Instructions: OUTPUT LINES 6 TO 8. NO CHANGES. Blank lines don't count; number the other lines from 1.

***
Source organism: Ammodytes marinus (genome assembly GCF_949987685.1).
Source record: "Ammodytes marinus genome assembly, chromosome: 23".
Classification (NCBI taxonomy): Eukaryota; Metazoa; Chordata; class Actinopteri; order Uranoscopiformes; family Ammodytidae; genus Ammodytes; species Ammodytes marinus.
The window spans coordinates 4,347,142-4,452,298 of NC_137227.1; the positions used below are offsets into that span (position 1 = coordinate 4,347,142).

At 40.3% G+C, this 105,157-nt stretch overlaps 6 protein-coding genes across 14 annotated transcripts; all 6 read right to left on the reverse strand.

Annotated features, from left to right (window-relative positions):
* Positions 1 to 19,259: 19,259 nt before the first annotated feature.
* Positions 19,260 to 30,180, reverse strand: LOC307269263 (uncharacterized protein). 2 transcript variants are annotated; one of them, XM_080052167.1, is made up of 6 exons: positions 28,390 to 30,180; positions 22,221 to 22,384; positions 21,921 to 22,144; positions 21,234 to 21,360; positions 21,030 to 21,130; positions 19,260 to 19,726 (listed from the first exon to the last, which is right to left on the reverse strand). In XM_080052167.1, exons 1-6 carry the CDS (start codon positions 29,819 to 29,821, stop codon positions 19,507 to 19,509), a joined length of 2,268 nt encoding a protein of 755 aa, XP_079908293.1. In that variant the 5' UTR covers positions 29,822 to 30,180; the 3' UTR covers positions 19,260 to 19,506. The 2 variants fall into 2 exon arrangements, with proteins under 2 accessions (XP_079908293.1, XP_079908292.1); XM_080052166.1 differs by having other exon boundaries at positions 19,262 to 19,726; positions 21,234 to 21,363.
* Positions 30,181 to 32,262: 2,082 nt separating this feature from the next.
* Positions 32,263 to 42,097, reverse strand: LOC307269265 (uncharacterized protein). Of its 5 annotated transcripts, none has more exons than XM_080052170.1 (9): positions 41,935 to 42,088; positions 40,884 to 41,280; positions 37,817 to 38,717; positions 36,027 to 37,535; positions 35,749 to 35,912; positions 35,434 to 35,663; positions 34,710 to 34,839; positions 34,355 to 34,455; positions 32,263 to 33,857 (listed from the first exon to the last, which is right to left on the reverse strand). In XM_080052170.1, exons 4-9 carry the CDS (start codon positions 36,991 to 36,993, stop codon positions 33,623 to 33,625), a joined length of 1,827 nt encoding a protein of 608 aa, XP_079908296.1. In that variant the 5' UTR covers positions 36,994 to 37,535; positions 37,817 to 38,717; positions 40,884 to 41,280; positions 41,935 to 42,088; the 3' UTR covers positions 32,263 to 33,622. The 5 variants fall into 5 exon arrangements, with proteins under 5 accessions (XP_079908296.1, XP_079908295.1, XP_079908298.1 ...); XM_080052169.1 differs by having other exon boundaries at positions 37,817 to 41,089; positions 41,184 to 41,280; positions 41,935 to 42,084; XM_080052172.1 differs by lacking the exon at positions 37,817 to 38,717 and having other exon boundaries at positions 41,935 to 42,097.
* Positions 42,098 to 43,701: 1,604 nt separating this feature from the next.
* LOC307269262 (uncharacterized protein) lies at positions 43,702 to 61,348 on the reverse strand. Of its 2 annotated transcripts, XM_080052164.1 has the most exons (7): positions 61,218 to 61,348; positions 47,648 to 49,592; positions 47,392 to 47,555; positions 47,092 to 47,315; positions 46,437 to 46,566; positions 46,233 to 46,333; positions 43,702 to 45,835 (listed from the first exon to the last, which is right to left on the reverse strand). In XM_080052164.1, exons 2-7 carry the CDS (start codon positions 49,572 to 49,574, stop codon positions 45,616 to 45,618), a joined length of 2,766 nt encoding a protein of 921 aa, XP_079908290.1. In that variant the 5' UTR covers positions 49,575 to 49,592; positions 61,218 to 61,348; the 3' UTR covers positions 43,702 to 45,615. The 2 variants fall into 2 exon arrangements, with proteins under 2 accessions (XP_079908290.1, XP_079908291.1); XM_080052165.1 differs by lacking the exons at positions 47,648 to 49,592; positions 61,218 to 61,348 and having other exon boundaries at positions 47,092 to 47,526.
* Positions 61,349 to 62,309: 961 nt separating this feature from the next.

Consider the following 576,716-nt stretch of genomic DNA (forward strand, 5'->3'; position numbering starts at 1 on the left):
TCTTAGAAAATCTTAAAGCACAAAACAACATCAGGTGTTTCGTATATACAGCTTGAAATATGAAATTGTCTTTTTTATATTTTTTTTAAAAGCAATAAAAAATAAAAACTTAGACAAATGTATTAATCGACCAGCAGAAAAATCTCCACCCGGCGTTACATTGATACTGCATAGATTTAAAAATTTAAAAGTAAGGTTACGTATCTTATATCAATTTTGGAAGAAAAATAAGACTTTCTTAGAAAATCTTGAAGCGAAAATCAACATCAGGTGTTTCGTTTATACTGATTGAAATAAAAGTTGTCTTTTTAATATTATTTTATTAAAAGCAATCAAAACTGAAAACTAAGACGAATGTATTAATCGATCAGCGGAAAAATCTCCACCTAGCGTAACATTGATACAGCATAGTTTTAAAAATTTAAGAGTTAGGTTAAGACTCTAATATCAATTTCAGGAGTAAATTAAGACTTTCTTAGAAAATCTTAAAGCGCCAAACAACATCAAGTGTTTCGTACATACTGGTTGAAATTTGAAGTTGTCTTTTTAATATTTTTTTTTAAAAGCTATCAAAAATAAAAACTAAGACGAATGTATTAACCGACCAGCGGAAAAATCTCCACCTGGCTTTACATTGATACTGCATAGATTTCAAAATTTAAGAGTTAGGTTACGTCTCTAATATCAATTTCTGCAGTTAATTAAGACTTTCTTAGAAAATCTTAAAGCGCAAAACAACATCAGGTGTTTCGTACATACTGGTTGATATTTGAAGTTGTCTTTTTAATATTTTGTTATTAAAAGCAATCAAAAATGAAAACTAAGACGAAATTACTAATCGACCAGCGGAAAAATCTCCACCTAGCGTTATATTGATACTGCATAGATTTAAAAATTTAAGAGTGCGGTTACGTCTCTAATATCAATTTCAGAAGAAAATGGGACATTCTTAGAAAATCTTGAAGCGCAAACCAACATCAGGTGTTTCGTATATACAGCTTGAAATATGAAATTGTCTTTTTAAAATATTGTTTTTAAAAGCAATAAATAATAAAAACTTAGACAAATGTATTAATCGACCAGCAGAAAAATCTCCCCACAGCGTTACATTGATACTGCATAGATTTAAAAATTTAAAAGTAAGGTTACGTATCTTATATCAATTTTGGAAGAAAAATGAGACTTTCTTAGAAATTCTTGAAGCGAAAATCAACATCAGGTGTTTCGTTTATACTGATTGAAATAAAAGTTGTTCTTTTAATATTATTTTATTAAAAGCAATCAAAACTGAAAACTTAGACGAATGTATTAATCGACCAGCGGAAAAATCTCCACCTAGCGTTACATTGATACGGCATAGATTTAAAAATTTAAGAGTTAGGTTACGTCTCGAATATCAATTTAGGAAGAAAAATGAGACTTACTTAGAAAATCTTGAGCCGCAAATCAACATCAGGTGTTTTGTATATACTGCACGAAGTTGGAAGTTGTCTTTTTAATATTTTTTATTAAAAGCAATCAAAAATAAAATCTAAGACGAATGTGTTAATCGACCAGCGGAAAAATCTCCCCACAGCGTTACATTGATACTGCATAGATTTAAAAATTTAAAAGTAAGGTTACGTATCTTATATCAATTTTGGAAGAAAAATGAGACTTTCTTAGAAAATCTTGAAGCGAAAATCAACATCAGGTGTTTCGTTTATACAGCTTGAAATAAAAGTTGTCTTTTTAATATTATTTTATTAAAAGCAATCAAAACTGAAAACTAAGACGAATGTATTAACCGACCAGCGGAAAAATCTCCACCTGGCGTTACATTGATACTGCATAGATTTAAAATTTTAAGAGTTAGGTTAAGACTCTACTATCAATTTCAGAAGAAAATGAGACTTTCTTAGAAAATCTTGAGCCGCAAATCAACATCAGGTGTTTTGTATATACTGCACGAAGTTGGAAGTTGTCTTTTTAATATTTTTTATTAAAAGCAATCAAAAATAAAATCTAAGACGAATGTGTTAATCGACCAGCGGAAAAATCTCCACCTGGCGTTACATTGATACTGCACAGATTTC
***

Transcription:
Annotated features, from left to right (window-relative positions):
* Positions 1 to 19,259: 19,259 nt before the first annotated feature.
* Positions 19,260 to 30,180, reverse strand: LOC307269263 (uncharacterized protein). 2 transcript variants are annotated; one of them, XM_080052167.1, is made up of 6 exons: positions 28,390 to 30,180; positions 22,221 to 22,384; positions 21,921 to 22,144; positions 21,234 to 21,360; positions 21,030 to 21,130; positions 19,260 to 19,726 (listed from the first exon to the last, which is right to left on the reverse strand). In XM_080052167.1, exons 1-6 carry the CDS (start codon positions 29,819 to 29,821, stop codon positions 19,507 to 19,509), a joined length of 2,268 nt encoding a protein of 755 aa, XP_079908293.1. In that variant the 5' UTR covers positions 29,822 to 30,180; the 3' UTR covers positions 19,260 to 19,506. The 2 variants fall into 2 exon arrangements, with proteins under 2 accessions (XP_079908293.1, XP_079908292.1); XM_080052166.1 differs by having other exon boundaries at positions 19,262 to 19,726; positions 21,234 to 21,363.